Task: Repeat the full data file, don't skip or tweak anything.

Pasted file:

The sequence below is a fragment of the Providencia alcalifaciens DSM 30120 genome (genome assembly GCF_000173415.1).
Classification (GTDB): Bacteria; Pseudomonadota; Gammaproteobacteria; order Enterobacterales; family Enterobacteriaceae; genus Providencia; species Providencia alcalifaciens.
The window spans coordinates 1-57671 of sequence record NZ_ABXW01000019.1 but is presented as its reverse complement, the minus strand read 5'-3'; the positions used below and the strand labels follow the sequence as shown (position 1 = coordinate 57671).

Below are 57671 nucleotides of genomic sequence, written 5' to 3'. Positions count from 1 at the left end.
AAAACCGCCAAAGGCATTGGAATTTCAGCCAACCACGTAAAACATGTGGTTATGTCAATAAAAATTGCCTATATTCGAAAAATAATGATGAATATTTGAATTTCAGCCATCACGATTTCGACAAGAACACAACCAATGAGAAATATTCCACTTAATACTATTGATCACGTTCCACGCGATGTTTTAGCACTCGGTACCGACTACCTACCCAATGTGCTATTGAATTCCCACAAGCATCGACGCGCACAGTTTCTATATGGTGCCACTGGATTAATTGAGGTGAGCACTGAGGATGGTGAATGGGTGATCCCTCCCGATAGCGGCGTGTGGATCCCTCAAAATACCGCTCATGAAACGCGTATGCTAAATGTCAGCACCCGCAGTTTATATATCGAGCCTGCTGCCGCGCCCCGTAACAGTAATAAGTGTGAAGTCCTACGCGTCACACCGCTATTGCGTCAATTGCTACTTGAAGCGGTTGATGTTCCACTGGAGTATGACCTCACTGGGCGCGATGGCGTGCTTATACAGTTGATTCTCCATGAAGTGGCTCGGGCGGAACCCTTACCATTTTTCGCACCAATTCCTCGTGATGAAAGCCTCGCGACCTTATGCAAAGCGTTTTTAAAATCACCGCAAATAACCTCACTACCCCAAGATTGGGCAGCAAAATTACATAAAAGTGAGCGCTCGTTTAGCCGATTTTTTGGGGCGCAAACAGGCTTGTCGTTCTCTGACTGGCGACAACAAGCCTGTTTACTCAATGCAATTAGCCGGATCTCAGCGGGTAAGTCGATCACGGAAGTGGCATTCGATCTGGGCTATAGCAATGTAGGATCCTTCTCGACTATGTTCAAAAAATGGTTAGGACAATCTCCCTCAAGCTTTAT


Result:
The sequence below is a fragment of the Providencia alcalifaciens DSM 30120 genome (genome assembly GCF_000173415.1).
Classification (GTDB): Bacteria; Pseudomonadota; Gammaproteobacteria; order Enterobacterales; family Enterobacteriaceae; genus Providencia; species Providencia alcalifaciens.
The window spans coordinates 1-57671 of sequence record NZ_ABXW01000019.1 but is presented as its reverse complement, the minus strand read 5'-3'; the positions used below and the strand labels follow the sequence as shown (position 1 = coordinate 57671).

Below are 57671 nucleotides of genomic sequence, written 5' to 3'. Positions count from 1 at the left end.
AAAACCGCCAAAGGCATTGGAATTTCAGCCAACCACGTAAAACATGTGGTTATGTCAATAAAAATTGCCTATATTCGAAAAATAATGATGAATATTTGAATTTCAGCCATCACGATTTCGACAAGAACACAACCAATGAGAAATATTCCACTTAATACTATTGATCACGTTCCACGCGATGTTTTAGCACTCGGTACCGACTACCTACCCAATGTGCTATTGAATTCCCACAAGCATCGACGCGCACAGTTTCTATATGGTGCCACTGGATTAATTGAGGTGAGCACTGAGGATGGTGAATGGGTGATCCCTCCCGATAGCGGCGTGTGGATCCCTCAAAATACCGCTCATGAAACGCGTATGCTAAATGTCAGCACCCGCAGTTTATATATCGAGCCTGCTGCCGCGCCCCGTAACAGTAATAAGTGTGAAGTCCTACGCGTCACACCGCTATTGCGTCAATTGCTACTTGAAGCGGTTGATGTTCCACTGGAGTATGACCTCACTGGGCGCGATGGCGTGCTTATACAGTTGATTCTCCATGAAGTGGCTCGGGCGGAACCCTTACCATTTTTCGCACCAATTCCTCGTGATGAAAGCCTCGCGACCTTATGCAAAGCGTTTTTAAAATCACCGCAAATAACCTCACTACCCCAAGATTGGGCAGCAAAATTACATAAAAGTGAGCGCTCGTTTAGCCGATTTTTTGGGGCGCAAACAGGCTTGTCGTTCTCTGACTGGCGACAACAAGCCTGTTTACTCAATGCAATTAGCCGGATCTCAGCGGGTAAGTCGATCACGGAAGTGGCATTCGATCTGGGCTATAGCAATGTAGGATCCTTCTCGACTATGTTCAAAAAATGGTTAGGACAATCTCCCTCAAGCTTTAT